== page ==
Stuart House of Refuge visitor tips:
- It’s a good deal to buy a joint ticket with the Elliott Museum. Combo tickets are $18 for adults; separately, they are $8 for House of Refuge and $14 for the Elliott Museum. (There are discounts for seniors, AAA and AARP.)
- If you’re not a history buff and question the $8 admission, you can enjoy the building and its location from the exterior for free. There is limited free parking there and the rocks, beach and building are scenic enough to be worth a visit on their own.
What’s near the House of Refuge
- Also operated by the Historical Society of Martin County, the nearby Elliott Museum has an eclectic collection of antiques and automobiles.
- Across the street from the Elliott Museum is a many-featured nature and environmental center, the Florida Oceanographic Coastal Center, with a lagoon filled with easy-to-see fish, ray and sea star touch-tanks, aquarium tanks and trails. There are regularly scheduled string-ray feedings, gamefish feedings and a sea turtle program. The place is big hit with kids. Admission is $16 adults; $8 for kids 3 to 12.
- A mile south of the House of Refuge is one of Hutchinson Island’s most popular and unusual beaches, Bathtub Beach. The beach is located on a shallow lagoon-like by body of water formed by a reef created by a type of worm. It’s like a small atoll, which attracts schools of fish and other sea creatures. The snorkeling here is great and the shallow lagoon, with sandbars and no waves, is like a playground to scads of children. Because it is so popular, it can be difficult to get a parking space. Parking is free.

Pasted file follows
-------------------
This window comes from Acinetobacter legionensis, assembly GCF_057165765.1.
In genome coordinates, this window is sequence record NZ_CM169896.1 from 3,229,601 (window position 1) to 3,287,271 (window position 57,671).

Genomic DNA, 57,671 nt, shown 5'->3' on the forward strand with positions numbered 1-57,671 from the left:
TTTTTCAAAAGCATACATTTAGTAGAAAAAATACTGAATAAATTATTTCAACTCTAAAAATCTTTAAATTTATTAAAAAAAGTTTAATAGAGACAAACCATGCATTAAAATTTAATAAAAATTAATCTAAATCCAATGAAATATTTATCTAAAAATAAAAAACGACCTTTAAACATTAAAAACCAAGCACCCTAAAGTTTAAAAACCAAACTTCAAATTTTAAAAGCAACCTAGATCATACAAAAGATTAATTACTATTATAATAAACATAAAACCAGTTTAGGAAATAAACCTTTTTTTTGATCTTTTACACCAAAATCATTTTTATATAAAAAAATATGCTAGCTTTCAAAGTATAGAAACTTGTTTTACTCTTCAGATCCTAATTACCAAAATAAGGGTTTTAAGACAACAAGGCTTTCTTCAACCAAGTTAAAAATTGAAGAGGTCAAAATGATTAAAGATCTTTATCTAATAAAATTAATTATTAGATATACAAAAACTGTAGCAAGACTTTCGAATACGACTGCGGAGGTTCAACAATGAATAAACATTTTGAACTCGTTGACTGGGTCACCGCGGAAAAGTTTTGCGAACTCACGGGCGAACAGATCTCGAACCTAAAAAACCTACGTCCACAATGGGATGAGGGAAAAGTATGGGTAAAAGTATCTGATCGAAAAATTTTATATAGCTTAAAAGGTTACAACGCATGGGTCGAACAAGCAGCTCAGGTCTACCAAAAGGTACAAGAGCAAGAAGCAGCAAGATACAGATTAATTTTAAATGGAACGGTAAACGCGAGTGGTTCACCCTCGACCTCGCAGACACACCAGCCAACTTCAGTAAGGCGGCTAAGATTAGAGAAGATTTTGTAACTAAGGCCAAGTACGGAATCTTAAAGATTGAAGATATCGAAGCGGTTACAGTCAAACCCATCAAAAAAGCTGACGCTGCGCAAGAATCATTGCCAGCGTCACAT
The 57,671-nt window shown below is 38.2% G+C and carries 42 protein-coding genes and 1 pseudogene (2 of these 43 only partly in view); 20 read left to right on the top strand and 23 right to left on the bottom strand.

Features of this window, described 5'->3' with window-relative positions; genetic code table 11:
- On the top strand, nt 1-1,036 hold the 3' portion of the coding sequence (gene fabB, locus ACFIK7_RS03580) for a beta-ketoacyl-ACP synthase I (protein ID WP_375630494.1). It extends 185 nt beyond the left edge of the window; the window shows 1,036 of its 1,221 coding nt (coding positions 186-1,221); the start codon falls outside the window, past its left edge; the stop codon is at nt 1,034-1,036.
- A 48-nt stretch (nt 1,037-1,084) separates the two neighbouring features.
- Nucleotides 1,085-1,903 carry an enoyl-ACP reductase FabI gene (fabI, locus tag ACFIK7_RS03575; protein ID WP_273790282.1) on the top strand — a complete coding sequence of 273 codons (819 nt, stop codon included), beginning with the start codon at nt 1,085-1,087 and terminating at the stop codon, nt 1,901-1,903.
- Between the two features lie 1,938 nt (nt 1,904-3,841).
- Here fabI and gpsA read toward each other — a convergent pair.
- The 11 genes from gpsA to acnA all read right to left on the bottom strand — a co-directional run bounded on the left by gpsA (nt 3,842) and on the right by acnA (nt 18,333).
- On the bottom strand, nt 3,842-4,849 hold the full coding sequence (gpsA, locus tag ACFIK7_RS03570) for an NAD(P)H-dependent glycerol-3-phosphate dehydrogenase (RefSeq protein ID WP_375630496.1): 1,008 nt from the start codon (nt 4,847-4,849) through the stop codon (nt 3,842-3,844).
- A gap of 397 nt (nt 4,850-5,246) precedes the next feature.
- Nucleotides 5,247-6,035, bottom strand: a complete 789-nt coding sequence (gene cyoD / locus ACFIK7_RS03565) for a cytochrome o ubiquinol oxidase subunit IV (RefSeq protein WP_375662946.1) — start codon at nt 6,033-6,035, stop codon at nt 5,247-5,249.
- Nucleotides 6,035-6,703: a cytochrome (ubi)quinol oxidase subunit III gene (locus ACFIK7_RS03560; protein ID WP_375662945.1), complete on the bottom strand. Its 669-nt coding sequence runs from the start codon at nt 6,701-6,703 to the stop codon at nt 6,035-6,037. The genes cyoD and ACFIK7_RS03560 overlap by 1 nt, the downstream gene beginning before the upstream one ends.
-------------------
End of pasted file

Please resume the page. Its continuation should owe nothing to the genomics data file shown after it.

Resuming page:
Across the causeway in Jensen Beach, lovers of Old Florida will want to have lunch at the Dolphin Bar & Shrimp House, 1401 NE Indian River Drive, Jensen Beach, (772) 781-5136.Founded by 1940s singer and movie star Frances Langford (1913-2005), it was originally the Outrigger Resort, capitalizing on the Polynesian tiki-bar craze of the 1950s.
Today the restaurant and bar remain fixed in that ‘50s style, with black-and-white photos of Francis Langford and her celebrity buddies decorating the lobby. There is expansive outdoor seating overlooking the Indian River Lagoon, where kids can feed fish off the pier and birds are plentiful.
The seafood-oriented menu is reasonable for lunch and pricey for dinner (entrees $24 to $39.)
- I was visiting Hutchinson Island on a sea-turtle walk at the Florida Power & Light nuclear plant. These free walks fill up fast, but that link includes other turtle walks nearby. This stretch of non-urban beach is a prime habitat for sea turtles every spring and summer.
More things to do and resources when visiting the House of Refuge
- Elliott Museum: For old car lovers and everyone else
- Navy Seal Museum: A long history of heroics
- Sea-turtle walks at the Florida Power & Light nuclear plant
- Archie’s on Hutchinson Island: No Shirt, No Shoes, No Problem
- Surf Fishing: Family fun at the beach, a tutorial and checklist
- Florida’s 10 best beaches
- Hutchinson Island-area hotels and motels
- St. Lucie County Beaches and Parks (northern 2/3s of the island)
- Martin County Beaches and Parks
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The author, Bonnie Gross, travels with her husband David Blasco, discovering off-the-beaten path places to hike, kayak, bike, swim and explore. Florida Rambler was founded in 2010 by Bonnie and fellow journalist Bob Rountree, two long-time Florida residents who have spent decades exploring the Florida outdoors. Their articles have been published in the Sun Sentinel, the Miami Herald, the Orlando Sentinel, The Guardian and Visit Florida.